If you're male and you ride, beware
October 2, 2006
MALE cyclists aged 30 to 39 are at high risk of being killed or injured in collisions with motor vehicles on weekdays from 4pm to 6pm.
Nine out of 10 collisions happen on a straight stretch of road with the vehicle hitting the bike by turning or parking. Eighty per cent of crash victims were men.
The facts are contained in a landmark study, jointly funded by Monash University Accident Research Centre and the Amy Gillett Foundation, which analysed 13,900 bicycle-vehicle crashes between 2000 and 2004.
The foundation — set up to honour cyclist Amy Gillett who was killed by a car in Germany — aims to foster harmony between cyclists and motorists.
The foundation will this week announce a $100,000, three-year scholarship, jointly funded by the Monash centre, for a PhD student to conduct in-depth research into bicycle-motor vehicle crashes.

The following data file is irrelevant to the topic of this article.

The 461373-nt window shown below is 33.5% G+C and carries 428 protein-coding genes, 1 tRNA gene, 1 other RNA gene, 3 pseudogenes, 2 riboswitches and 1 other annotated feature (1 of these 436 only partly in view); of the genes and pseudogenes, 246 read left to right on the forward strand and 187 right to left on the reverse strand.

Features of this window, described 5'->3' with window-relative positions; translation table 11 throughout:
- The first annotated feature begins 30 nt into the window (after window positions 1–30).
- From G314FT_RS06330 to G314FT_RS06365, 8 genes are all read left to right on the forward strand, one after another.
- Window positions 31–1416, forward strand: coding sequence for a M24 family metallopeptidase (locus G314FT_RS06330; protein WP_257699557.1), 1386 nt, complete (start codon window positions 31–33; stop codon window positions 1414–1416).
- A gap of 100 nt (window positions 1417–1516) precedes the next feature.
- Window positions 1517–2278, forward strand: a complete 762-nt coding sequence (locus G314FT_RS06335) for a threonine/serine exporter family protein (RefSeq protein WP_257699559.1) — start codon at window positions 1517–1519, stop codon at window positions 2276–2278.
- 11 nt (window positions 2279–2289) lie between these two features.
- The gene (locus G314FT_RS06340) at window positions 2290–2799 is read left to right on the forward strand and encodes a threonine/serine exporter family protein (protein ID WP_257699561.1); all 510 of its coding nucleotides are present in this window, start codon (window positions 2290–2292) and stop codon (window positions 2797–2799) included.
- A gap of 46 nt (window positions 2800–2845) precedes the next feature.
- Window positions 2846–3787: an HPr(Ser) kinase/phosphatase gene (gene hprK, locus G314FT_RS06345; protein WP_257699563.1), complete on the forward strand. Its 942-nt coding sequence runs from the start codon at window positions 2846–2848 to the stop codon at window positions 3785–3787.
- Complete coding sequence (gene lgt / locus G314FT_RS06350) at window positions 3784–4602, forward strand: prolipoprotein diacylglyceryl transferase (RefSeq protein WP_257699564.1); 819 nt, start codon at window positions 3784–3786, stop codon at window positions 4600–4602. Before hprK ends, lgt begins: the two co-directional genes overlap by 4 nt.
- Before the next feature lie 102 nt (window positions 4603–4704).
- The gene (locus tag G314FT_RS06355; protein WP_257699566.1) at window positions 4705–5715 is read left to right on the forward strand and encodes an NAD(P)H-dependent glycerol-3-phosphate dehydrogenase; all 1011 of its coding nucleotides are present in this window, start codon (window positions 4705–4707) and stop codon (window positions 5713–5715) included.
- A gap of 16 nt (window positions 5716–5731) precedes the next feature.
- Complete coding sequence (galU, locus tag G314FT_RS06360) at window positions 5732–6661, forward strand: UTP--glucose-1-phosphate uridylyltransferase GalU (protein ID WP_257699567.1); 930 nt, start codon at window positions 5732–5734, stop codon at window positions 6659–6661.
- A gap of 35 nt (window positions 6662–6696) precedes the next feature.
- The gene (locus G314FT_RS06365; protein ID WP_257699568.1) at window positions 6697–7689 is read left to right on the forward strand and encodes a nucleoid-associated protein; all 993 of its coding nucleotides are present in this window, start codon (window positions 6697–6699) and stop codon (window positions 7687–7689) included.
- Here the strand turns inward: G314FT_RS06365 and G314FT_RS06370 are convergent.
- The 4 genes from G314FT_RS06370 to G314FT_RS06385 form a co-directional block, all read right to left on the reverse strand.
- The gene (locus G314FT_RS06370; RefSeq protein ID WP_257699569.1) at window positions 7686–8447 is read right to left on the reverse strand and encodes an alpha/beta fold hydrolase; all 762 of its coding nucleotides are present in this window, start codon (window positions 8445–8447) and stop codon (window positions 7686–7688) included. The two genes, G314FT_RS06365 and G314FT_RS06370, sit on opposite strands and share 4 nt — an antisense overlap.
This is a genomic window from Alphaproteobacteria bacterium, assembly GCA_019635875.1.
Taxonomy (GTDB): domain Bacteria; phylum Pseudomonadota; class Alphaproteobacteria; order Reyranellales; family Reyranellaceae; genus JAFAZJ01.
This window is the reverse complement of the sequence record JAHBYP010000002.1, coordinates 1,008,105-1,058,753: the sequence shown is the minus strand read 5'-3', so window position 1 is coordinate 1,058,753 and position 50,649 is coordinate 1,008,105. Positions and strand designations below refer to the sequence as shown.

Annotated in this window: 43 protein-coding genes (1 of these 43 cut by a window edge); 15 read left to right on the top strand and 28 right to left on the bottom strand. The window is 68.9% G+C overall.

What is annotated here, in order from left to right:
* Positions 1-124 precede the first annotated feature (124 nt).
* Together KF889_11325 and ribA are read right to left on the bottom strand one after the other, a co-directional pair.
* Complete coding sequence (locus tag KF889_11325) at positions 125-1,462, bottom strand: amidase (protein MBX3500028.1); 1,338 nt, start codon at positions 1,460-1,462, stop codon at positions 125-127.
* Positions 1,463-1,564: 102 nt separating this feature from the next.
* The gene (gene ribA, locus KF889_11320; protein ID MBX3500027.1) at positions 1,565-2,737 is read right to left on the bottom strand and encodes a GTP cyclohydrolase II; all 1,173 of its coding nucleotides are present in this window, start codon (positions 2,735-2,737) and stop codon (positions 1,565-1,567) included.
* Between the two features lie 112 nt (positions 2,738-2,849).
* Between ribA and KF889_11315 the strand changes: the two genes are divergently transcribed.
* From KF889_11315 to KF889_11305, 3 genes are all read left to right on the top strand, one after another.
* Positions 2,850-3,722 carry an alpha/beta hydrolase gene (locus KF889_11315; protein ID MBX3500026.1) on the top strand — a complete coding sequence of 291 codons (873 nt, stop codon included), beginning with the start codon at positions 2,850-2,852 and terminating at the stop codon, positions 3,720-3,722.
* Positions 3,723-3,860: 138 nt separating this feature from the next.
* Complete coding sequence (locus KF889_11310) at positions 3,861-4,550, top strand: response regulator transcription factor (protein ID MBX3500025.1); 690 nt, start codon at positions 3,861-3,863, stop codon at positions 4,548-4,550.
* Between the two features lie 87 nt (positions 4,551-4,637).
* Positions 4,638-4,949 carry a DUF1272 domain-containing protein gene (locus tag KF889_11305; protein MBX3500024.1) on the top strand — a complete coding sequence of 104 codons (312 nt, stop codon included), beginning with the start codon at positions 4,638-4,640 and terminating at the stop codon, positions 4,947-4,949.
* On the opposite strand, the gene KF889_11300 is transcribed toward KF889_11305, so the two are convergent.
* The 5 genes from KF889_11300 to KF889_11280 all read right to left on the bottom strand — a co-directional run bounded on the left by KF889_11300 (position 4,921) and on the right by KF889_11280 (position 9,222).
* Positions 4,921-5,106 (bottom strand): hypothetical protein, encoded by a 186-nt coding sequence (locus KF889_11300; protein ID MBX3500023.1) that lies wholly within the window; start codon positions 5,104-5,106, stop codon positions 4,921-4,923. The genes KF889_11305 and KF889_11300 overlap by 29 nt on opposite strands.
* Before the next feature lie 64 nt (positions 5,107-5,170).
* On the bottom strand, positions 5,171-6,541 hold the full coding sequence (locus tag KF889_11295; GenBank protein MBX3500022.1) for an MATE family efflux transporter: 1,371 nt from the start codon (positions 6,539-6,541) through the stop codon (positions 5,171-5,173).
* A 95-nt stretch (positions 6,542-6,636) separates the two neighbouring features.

The centre's director, Professor Ian Johnston, said the study had been done because of a paucity of previous bicycle safety data.
"What people normally do is simply say, this is the number of deaths and the number of injured is this. But what we tried to do is see if we could tease out what are the different types of crashes, what are the circumstances," he said. Much more needed to be done, Professor Johnston said.
He said there was also an uncounted toll. "One of the things that is very striking about bicycle safety is that unless there is a motor vehicle involved, we know very little about all of the crashes," he said.
Foundation general manager Melinda Jacobsen said: "We need to know more about the circumstances under which cars and bicycles collide in order to prevent a further rise in the road toll.
"So far this year, 11 Victorian cyclists have been killed on Victoria's roads — more than double the toll for the same period last year."